* Claudius was encouraged to take up writing history by the man who himself wrote one of the greatest histories during Aug’s reign – Titus Livius, aka Livy.
* He was a local aristocrat from Northern Italy and never sought a career in public life.
* His history – Ab Urbe Condita Libri (Books from the Foundation of the City) – covered everything from the founding of Rome to the death of Drusus.
* It took 142 books.
* He was on friendly terms with Aug, even though he’d written such a nice essay proclaiming the virtues of Pompey that Augustus called him Pompeianus.
* but some of his books may not have been released until after the princep’s death.
* His views also matched Aug’s.
* He was a fierce patriot who believed Rome prospered when standards of morality were high and the Romans respected the traditions and the gods.
* When bad shit happened, it was because the people, including the senators, failed to live up to proper standards.
* Livy was born around the same time as Augustus in Patavium in Cisalpine Gaul, modern Padua.
* During the civil wars after JC’s assassination, Asinius Pollio, who was the governor of Cisapline Gaul, tried to get the aristocrats of Patavium to support Mark Antony.
* They refused and went into hiding to avoid his retribution.
* He tried to bribe their slaves into telling him where the masters were hiding but they refused.
* All of thise might have prevented young Livy from going to Rome or Athens to study, which would have been normal for an young aristocrat.
* Livy eventually went to Rome in the 30’s BCE.
* Because he was rich, he never tried to get political office or joined the military.
* He dedicated himself to writing.
* In his preface to his history, he said that he did not care whether his personal fame remained in darkness, as long as his work helped to “preserve the memory of the deeds of the world’s preeminent nation”.
* He died around about the same time as Augustus, maybe a couple of years later.
* The first five books were published between 27 and 25 BC.
* Livy continued to work on the History for much of the rest of his life, publishing new material by popular demand.
* He was so famous during his lifetime that one man traveled from Cadiz to Rome just to meet him.
* During the Dark Ages, his work fell out of interest and was nearly completely lost.
* But during the early stages of the Renaissance, there was a massive effort to find and restore his book.
* Some of the guys who will be the heroes of our Renaissance series, Poggio and Petrarch and Machiavelli, played significant roles in keeping Livy’s work around.
* Unfortunately, we still only have about a third of it.
* Books 1–10 and Books 21–45 — still exist in reasonably complete form.
* Books 11–20 – The period from 292 to 218, including the First Punic War are lost.
* Books 46 to 142, which covered everything after 167 BCE, are all lost.
* From what we do know, his depiction of many of the heroes in Augustus’ Forum was a lot harsher than the inscriptions on the statues.
* But that makes sense.
* Augustus wasn’t writing history – he was making propaganda.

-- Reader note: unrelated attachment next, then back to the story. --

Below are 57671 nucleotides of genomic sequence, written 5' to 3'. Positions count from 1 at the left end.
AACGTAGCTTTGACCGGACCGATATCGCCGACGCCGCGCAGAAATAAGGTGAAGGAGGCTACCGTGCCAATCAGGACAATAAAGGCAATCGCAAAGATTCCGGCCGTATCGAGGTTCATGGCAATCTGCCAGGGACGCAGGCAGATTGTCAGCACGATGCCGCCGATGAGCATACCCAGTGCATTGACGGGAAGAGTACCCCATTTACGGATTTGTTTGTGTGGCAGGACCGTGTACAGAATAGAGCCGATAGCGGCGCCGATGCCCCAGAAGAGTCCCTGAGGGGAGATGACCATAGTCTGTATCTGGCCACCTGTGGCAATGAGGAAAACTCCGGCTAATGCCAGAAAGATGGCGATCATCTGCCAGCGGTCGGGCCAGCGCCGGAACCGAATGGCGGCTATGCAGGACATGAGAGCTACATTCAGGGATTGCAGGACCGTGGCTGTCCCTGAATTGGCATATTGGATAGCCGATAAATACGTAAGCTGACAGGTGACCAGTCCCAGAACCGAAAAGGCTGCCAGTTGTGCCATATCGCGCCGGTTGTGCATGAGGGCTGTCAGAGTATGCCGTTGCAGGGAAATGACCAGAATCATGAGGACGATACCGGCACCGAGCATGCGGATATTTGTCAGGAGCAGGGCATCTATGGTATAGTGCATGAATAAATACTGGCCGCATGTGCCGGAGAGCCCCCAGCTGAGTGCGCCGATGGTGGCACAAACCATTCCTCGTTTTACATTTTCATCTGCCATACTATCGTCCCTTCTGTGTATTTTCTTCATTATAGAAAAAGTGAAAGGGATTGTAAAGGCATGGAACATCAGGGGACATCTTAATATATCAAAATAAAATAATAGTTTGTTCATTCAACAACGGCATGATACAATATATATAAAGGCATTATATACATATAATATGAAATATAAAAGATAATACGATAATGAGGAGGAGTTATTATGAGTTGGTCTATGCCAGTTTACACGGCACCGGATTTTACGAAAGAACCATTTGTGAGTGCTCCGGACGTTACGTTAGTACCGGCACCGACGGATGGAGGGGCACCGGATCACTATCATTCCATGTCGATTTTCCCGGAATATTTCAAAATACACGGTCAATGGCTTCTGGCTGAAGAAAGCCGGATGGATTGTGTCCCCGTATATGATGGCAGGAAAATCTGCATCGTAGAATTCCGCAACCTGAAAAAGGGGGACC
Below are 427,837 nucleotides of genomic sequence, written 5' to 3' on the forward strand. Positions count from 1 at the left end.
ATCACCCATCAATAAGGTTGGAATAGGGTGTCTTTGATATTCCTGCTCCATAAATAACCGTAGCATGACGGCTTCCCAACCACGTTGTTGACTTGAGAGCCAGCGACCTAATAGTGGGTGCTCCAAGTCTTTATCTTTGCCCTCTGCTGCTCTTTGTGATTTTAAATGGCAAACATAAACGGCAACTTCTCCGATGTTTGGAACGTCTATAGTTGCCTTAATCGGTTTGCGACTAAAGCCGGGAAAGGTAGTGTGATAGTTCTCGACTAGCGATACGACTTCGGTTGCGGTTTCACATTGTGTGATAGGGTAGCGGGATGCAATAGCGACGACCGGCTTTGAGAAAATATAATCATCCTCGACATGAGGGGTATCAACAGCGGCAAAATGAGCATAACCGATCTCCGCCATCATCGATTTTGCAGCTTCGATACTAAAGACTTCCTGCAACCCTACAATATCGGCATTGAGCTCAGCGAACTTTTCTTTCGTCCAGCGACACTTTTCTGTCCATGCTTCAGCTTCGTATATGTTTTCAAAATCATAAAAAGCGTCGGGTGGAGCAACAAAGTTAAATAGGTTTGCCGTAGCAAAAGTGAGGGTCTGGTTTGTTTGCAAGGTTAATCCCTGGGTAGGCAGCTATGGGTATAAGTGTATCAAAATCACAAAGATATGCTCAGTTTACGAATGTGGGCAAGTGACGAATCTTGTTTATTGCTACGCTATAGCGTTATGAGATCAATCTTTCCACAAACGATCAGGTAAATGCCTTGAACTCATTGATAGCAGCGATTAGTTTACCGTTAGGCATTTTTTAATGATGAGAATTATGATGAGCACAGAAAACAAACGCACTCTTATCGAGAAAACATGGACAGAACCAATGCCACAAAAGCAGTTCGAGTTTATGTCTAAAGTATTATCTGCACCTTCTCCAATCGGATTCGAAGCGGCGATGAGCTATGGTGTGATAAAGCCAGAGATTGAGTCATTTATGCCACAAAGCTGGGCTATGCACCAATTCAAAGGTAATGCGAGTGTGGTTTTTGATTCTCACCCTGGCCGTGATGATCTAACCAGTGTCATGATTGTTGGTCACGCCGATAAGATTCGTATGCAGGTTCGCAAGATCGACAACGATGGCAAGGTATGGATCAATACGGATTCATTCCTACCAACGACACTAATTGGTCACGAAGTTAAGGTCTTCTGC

* He’s also said to have questioned whether or not JC being born was a good thing in light of his career.
* The passage is lost, but he couldn’t have been too hostile, seeing as he was friends with Augustus.
* Unless you want to believe that Aug didn’t mind negative things being written about JC or himself.
* Which seems to be the case.
* On one occasion he wrote to Tiberius telling him not to ‘take it too much to heart that anyone speak evil of me; we must be content if we can stop anyone from doing evil to us’.
* Of course, Aug had the ability to produce way more positive propaganda about himself and his father, so he could overwhelm anything his critics might write.
* And Livy’s theme that success came from adhering to the proper Roman virtues was a strong endorsement of Aug.
* Aug didn’t need to actively suppress alternative views or hide the past.
* Anyone who wrote such things lost his favour.
* So they censored themselves.
* And even if he had wanted to suppress them, it was nearly impossible.
* The fact that JC had crossed the Rubicon and started a civil war was undeniable.
* As was Aug’s own involvement in the proscriptions.
* He didn’t need to deny these things.
* He just spread his own version, shifting the blame on to others.
* But Livy was pretty balanced, too.
* He didn’t place all of the blame for the civil wars on to JC’s shoulders.
* Even when he praised Cicero, he also pointed out that Cicero was doing his best to arrange the deaths of the triumvirs, and celebrated JC’s assassination, so he wasn’t different to the others, just less successful.
* Livy, like Virgil and Ovid, knew that writing a purely sycophantic version of history wasn’t doing anyone any favours.
* It wouldn’t be believable.
* And the best way to show how free they were under Aug’s reign was to write some criticism of the past.
* Better to share some of the criticism around while also praising the way Augustus had brought about stability and a return to the old traditional Roman values.
* He had secured victories over Rome’s enemies and expanded the Roman empire.
* There was a lot to praise.